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Inbar’s Guide to the Northlands: Björnrike and the Bearfolk

Inbar’s Guide to the Northlands: Björnrike and the Bearfolk

Dearest Mother and Father,

I will not chill your loving hearts with tales of the things I have seen in the Kingdom of the Wolf. Know I remain whole and uninjured. I have once again joined with other stout souls and have moved from the Vargrike, a region of howling wolves and blood, into Björnrike, the kingdom of the bearfolk!

The Lands of Fenris

The Vargrike is a land of unending horror and fear. This wild and uncivilized place is the homeland of Fenris-worshipping worgs, winter wolves, and werewolves. The region has no inhabited settlements, little in the way of farming or agriculture, and precious few safe pathways. The few humanoid residents are enslaved by the wolf races, most likely to be sacrificed to Fenris Wolf in orgiastic blood hunts. Travelers in the Vargrike tend to stay close to the coast, hoping to flag a passing merchant vessel or even a reaver’s longboat.

Despite the dangers of traveling in the Kingdom of the Wolf, intrepid souls do occasionally traverse into its mountains and forests to awe at the raw, primal beauty of the unsullied land. Historians visit the area to study the ancient elven ruins dotting the forests, including what was once an outpost of Thorn. Elven hunting parties use the Raven’s Road to make sudden strikes upon dens of wolves before using the ley line to dance away once again.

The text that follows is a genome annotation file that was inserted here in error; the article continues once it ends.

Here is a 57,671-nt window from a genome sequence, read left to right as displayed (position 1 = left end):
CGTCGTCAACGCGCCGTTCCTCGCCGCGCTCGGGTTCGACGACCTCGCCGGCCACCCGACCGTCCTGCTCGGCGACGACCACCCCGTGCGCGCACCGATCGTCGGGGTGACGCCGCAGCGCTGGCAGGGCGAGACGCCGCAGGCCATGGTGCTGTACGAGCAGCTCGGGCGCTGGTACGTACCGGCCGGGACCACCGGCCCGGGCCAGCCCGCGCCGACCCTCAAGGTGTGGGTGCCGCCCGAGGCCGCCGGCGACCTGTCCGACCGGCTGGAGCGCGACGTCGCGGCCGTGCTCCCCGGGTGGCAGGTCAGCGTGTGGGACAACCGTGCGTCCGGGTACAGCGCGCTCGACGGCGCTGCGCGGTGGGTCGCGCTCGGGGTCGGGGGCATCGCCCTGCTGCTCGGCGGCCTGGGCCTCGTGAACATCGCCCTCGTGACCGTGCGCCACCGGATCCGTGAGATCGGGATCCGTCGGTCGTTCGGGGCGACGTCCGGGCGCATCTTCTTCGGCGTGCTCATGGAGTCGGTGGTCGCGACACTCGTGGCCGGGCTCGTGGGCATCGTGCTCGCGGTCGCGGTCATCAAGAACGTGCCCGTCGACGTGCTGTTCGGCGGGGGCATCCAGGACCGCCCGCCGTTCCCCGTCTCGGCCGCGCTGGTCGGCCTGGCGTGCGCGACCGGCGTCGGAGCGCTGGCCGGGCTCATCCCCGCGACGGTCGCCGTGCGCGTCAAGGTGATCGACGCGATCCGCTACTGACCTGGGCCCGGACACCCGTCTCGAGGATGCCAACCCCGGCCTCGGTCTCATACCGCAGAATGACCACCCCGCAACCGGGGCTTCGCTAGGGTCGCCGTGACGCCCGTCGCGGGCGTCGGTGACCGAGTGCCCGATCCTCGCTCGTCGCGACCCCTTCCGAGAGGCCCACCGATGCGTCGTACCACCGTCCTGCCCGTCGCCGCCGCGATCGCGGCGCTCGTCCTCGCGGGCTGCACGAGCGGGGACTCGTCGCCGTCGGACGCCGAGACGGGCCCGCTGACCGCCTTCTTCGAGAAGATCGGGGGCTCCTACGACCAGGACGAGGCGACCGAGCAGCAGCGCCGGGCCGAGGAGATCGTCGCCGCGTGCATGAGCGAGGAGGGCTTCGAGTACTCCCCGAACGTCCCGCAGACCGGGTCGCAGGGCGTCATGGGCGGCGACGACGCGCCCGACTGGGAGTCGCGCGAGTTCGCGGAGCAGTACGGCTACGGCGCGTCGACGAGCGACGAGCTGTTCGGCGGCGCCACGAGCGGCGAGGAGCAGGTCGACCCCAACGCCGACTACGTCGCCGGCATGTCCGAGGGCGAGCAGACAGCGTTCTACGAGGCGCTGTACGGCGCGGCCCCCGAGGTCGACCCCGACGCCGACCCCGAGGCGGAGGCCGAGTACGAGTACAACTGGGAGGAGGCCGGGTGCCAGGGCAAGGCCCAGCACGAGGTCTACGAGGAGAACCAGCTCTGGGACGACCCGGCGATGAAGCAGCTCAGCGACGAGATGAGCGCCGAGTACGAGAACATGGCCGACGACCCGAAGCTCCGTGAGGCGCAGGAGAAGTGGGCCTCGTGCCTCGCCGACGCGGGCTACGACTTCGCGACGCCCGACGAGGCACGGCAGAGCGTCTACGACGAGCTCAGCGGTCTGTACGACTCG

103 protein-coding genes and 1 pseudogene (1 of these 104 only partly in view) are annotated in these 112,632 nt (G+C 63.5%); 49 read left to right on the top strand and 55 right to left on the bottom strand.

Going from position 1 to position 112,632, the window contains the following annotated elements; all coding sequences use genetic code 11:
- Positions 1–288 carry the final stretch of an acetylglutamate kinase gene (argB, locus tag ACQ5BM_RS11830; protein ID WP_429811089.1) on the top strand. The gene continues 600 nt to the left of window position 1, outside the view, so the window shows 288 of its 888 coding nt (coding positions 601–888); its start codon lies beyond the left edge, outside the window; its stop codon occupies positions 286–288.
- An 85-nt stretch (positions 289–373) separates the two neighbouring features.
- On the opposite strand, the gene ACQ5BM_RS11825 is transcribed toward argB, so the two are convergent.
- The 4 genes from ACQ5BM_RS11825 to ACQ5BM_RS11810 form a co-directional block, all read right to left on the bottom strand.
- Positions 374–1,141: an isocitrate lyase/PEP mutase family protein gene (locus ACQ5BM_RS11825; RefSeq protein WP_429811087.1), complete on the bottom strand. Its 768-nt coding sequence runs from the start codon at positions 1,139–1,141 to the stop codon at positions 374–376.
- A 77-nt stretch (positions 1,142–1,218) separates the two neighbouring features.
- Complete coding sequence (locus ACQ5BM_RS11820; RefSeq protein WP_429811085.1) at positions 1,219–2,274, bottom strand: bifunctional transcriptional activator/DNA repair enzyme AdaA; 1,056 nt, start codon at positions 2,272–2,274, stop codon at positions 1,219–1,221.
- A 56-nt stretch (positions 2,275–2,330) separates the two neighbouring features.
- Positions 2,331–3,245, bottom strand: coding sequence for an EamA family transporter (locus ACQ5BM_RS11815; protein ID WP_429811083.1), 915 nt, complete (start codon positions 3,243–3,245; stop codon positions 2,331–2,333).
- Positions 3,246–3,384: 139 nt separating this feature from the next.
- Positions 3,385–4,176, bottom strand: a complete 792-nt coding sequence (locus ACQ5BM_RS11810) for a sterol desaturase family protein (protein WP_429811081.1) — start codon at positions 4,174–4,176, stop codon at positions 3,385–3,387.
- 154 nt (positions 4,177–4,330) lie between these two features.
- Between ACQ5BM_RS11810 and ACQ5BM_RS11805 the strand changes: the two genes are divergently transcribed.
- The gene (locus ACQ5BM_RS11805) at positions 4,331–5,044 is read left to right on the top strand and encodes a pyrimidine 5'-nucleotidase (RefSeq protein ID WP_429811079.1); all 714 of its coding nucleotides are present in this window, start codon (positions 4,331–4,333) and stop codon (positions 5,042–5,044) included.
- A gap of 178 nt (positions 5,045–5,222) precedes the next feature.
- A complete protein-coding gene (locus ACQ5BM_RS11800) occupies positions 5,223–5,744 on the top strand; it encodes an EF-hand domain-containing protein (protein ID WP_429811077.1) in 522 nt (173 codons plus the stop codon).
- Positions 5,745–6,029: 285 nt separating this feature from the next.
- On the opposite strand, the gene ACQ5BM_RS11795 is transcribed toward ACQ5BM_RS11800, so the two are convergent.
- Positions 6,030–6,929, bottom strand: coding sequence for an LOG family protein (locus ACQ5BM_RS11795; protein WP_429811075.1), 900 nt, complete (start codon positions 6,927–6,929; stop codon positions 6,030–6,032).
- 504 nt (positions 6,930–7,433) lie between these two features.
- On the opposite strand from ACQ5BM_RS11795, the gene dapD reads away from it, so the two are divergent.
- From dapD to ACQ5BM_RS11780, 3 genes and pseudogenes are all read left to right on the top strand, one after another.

Increasing numbers of fey are taking up residence near many of the ruins. It is rumored that the fey lord Reynard has encouraged his adherents, particularly kitsune and wind weasels, to follow his occasional lover Silver Foxgloves in her endeavor to chase the wolfen folk from the Vargrike. To that end, the fey lord has taught the mischievous creatures a ritual that will cure lycanthropy and have begun using it to heal as many werewolves as they can get a hold of.